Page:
And here’s a quick follow up on the wireguard topic:
I’ve moved a rather hacky tinc mesh vpn solution to wireguard, all set up through an ansible playbook. the topology is rather classic:
my workstation (laptop, changing network situation) connects as a ‘client’ to two wireguard ‘servers’ as vpn gateways which are publicly accessible bastion hosts, and who also are members of a private subnet to which they ought to give access. the specific nodes are cloud instances of each Hetzner cloud and Vultr cloud.
Hetzner recently started to provide private interfaces to their cloud instances, currently the private addresses seem to be given randomly when using the cli tool, but can be specified also via their website interface. Vultr has that service already longer, however, the private ip cannot be specified and is assigned at random.
the above used terms ‘client’ and ‘server’ are a bit anachronistic, as Wireguard does not make such a difference. the ‘servers’ merely do not get endpoints to their peers in their interface configuration, as they do not initiate connections.
Generally, when running a linux vpn gateway that connects two interfaces into different subnets (here wg0 is the wireguard interface, ens10 is the interface to the cloud provider’s virtual router and a self configured private subnet) one only needs to set /proc/sys/net/ipv4/ip_forward to 1 and /proc/sys/net/ipv6/conf/all/forwarding to 1 and be done with it. The nodes in the private subnet possibly need some way of receiving the necessary route back to that vpn gateway, via some routing protocol or static routing.
I was not able to set this up neither on Hetzner, nor on Vultr, and had to instead set up NAT on the gateway via iptables, as advised here in this tutorial, by the way a good reference on how to set up Wireguard: https://angristan.xyz/how-to-setup-vpn-server-wireguard-nat-ipv6/
My theory is that the virtual routers of the cloud providers are filtering this kind of traffic, as i can see the packets running through both the wireguard interface and the private subnet interface on the vpn gateway, but cannot see them at the final node’s interface. But i could be entirely wrong.
Part of the pipeline includes deploying code to a remote host via ssh. I generated a new key pair with
ssh-keygen. This created a key with openssh new format starting with:
-----BEGIN OPENSSH PRIVATE KEY-----
Apparently ansible does not like this format and on the “Gathering facts” step erred out with the message “Invalid key”. Googling that was not very successful, and I could not find that particular message in the ansible source, until i eventually found an unrelated closed issue on github which pointed me towards possible problems with key formats.
Eventually i generated a new key pair like so
ssh-keygen -m PEM, the
-m option setting the key format. The key then had the starting line
-----BEGIN RSA PRIVATE KEY-----
As far as i understand both keys are actually RSA keys, the latter’s PEM format being implied, whereas the former uses some new openssh format i was not previously aware of.
Earlier runs of
ssh-keygen did produce keys in the PEM format and as i am running Archlinux with OpenSSH_8.0p1, OpenSSL 1.1.1c 28 May 2019
One of the rolling updates to my system probably brought along this unexpected change.
Hope that helps somebody.
I’ve been trying to compile go programs on the gnubee which runs on a mips architecture.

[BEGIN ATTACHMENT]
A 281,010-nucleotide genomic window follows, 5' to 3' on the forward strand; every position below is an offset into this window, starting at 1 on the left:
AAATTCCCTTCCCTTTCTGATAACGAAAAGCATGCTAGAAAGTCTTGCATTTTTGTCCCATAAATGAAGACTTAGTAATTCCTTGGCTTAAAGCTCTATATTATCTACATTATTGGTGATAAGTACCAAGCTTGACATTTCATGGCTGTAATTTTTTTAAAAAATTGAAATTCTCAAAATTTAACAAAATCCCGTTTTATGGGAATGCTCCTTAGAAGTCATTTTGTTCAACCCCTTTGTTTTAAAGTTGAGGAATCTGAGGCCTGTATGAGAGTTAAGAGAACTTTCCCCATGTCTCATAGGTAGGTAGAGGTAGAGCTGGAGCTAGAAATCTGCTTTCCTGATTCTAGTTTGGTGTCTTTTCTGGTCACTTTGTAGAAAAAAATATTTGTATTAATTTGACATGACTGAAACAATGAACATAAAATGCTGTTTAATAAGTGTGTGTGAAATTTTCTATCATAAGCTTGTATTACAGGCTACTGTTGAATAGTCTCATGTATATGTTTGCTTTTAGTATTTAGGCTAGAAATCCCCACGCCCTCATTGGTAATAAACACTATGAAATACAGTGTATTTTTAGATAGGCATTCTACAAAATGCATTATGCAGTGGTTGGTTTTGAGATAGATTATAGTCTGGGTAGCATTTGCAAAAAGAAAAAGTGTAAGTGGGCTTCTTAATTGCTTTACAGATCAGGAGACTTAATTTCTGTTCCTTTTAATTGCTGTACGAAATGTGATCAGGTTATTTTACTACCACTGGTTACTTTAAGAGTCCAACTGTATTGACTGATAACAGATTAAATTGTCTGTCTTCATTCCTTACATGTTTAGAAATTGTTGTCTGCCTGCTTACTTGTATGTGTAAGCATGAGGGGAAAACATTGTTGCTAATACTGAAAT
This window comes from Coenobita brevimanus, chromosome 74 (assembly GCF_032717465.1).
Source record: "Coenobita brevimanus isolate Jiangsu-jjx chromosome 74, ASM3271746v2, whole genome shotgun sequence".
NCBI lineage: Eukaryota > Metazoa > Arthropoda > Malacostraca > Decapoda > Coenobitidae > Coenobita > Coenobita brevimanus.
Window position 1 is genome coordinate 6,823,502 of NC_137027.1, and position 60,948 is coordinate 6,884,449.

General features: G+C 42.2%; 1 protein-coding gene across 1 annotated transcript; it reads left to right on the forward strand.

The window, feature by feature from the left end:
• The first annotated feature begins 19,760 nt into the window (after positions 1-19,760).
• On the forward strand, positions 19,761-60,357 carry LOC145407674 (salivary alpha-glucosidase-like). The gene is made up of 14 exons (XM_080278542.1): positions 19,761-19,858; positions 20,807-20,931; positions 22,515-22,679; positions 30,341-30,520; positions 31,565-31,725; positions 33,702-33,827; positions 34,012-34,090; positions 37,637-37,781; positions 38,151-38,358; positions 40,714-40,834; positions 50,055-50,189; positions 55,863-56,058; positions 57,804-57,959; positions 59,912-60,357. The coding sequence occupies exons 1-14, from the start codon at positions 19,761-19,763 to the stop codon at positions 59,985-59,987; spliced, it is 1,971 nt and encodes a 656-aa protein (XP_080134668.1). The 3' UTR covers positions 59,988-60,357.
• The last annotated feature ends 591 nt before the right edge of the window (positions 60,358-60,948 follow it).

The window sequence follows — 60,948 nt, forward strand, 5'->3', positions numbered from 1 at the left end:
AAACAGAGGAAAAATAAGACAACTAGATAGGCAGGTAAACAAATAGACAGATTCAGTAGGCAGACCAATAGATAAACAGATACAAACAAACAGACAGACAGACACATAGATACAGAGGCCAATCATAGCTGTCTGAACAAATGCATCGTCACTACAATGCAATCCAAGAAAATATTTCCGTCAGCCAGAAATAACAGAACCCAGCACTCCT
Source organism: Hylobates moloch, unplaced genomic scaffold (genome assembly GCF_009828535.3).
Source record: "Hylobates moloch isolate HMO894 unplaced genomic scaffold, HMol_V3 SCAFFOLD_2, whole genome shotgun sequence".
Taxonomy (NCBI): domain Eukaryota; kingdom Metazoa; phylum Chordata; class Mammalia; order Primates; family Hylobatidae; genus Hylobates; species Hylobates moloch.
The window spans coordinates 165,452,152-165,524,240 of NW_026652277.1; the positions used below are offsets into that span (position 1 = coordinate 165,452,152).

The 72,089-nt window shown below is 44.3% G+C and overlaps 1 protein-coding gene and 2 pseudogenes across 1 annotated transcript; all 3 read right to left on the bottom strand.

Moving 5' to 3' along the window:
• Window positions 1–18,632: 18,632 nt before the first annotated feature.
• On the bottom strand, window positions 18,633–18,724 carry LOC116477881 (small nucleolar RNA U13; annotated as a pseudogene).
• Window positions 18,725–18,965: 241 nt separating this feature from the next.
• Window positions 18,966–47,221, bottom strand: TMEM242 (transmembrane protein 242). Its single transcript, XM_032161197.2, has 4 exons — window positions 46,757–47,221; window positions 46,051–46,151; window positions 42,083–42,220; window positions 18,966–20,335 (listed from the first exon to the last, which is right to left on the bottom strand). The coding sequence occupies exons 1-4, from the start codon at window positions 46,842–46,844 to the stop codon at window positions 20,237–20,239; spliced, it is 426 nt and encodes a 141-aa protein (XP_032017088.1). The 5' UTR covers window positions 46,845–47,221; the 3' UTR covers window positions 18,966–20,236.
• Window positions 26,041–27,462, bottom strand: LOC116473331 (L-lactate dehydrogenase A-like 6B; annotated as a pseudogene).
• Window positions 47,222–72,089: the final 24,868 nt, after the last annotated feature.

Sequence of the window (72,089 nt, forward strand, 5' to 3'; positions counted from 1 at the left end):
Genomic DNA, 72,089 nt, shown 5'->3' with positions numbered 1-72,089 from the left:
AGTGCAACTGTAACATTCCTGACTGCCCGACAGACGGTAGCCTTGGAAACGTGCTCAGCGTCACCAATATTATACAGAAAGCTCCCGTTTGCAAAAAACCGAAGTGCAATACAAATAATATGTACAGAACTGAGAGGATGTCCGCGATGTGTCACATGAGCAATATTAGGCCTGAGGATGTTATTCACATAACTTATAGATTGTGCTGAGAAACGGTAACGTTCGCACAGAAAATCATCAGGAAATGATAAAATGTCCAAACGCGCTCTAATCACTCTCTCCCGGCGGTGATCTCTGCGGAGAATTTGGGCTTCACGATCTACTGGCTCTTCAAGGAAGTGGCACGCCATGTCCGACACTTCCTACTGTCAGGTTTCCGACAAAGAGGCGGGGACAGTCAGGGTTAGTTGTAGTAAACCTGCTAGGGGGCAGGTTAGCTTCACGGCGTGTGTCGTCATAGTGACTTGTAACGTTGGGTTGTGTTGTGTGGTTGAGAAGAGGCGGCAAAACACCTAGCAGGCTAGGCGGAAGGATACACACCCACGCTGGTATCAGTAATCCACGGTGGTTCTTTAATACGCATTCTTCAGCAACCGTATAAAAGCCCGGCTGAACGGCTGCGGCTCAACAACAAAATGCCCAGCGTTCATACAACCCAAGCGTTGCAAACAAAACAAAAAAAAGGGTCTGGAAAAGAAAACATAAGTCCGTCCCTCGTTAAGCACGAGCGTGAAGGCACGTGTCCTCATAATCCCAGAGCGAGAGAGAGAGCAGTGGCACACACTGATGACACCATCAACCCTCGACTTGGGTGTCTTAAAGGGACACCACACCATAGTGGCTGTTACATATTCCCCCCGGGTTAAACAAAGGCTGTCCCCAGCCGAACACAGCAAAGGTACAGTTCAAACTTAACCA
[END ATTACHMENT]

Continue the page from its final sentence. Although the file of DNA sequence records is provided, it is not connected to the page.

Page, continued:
Found this on github:
I have successfully cross compile go program into mips32 bin with below command, you may try this also.
GOARCH=mips32 is for ar71xx, change to
GOARCH=mips32le if it is ramips.
git clone https://github.com/gomini/go-mips32.git
sudo mkdir /opt/mipsgo
sudo cp -R * /opt/mipsgo
go build helloworld.go
I had to fix a
do-distro-upgrade from 16.04 to 18.04 due to a severed ssh connection, and no screen running (apparently earlier distro upgrades used screen to prevent this kind of problem)
the machine as a PCengine apu2, so no video. also, the root file system is sitting on a miniPCI ssd.
eventually, my thinkpad x230i, and this chroot cheatsheet helped: https://aaronbonner.io/post/21103731114/chroot-into-a-broken-linux-install
mount the root filesystem device
$ mount -t ext4 /dev/<device> /mnt/
if there’s a different boot partition or anything else
$ mount -t ext2 /dev/<device> /mnt/boot
special devices mounts
$ mount -t proc none /mnt/proc $ mount -o bind /dev /mnt/dev $ mount -o bind /sys /mnt/sys
$ chroot /mnt /bin/bash $ source /etc/profile
In order to help troubleshoot in the future, i followed this advice to get a systemd service unit for a constant shell on the serial port, but mine runs for some reason on S0:
# systemctl enable serial-getty@ttyS0.service # systemctl start serial-getty@ttyS0.service
It won’t help if systemd does not start, but otherwise it is online really early.
Personally, i believe that the Litecoin and Ethereum projects have been so far able to generate a strong economy around them, however, projects like Nimiq definitely convince me in terms of usability and simplicity approach to the user.
I am considering Ubuntu 16.04 as base operating system.
The playbook does the following things:
- Install the necessary dependencies
ruby-devfor ruby 2.3, ruby gem package manage
unzipto handle the release file from github
- Create a specific user
nimiqand a program directory
- Download and unpack the release file from github under a version-specific directory below the program directory
- Create skypool client configuration file according to your demands and with your wallet address
- Create a systemd unit file, start the skypool client as a service and enable restart on reboot
- Create a status checker that uses the skypool api to check the worker’s online/offline status